the war on drugs


A place for the discussion of all things not closely related to the sport and its competitive side. (as always, locked for the duration of major international championship)

Re: the war on drugs

Postby Pego » Sat Oct 27, 2012 6:26 am

SQUACKEE wrote:
Marlow wrote:Which brings me to my (not-so-secret) revelation to prove ONCE AND FOR ALL (as if I needed to) that I'm stark raving mad: yes, I'm all for destroying all alcoholic and tobacco products forever! Not even kidding. So yes, I've lost the major debate in this regard also.


If you agree with me, that legalizing Meth and Heroin ect. WILL lead to more use of these deadly drugs, then it is problematic to do so. IMO not so much that people will die, if you're hell bent on killing yourself with drugs no one can stop you, but druggies steal and rob, or worse, to support their habit and when they do, it is now, MY business. Some may suggest giving druggies their drugs free to advert crime. That would lead to the government creating and supporting a bunch of Zombies, which I am against.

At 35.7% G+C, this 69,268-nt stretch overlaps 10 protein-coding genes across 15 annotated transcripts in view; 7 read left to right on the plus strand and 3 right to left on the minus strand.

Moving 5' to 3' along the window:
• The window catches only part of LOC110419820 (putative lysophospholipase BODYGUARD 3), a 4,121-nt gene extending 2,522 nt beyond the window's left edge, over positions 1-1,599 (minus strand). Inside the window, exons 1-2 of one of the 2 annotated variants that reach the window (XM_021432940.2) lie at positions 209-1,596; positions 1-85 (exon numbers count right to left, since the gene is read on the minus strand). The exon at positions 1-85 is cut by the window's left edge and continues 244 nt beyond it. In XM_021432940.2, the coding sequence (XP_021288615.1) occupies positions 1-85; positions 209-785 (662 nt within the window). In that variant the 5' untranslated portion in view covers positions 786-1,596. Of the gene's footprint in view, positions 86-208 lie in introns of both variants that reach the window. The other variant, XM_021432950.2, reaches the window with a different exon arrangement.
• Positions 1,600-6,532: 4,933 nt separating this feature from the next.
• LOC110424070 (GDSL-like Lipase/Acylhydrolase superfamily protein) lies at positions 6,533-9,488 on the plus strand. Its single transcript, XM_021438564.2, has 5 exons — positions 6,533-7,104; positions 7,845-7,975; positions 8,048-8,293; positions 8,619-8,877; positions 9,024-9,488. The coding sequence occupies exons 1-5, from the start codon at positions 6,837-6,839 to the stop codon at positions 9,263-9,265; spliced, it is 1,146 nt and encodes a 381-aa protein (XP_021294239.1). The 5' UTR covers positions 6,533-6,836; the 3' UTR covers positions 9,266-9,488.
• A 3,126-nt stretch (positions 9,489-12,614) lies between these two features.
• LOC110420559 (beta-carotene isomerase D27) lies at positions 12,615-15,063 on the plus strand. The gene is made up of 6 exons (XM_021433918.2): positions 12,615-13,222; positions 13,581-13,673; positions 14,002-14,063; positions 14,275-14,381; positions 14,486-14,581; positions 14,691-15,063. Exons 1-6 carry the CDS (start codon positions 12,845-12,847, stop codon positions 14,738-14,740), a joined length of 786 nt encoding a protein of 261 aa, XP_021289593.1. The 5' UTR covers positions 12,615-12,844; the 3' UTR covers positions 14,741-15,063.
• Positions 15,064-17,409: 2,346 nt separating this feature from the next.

If pot cigarettes were sold next to the tobacco products, they would be no more expensive than standard cigarettes (majority of the price being the tax). Amphetamine and cocaine production is also not very expensive, nor are the opiate products (the same as poppy seeds). You just gave another very good argument for the legalization.
Pego
 
Posts: 10203
Joined: Sat Oct 08, 2005 4:32 am
Location: beyond help

Re: the war on drugs

Postby SQUACKEE » Sat Oct 27, 2012 6:32 am

Pego wrote:
SQUACKEE wrote:
Marlow wrote:Which brings me to my (not-so-secret) revelation to prove ONCE AND FOR ALL (as if I needed to) that I'm stark raving mad: yes, I'm all for destroying all alcoholic and tobacco products forever! Not even kidding. So yes, I've lost the major debate in this regard also.


If you agree with me, that legalizing Meth and Heroin ect. WILL lead to more use of these deadly drugs, then it is problematic to do so. IMO not so much that people will die, if you're hell bent on killing yourself with drugs no one can stop you, but druggies steal and rob, or worse, to support their habit and when they do, it is now, MY business. Some may suggest giving druggies their drugs free to advert crime. That would lead to the government creating and supporting a bunch of Zombies, which I am against.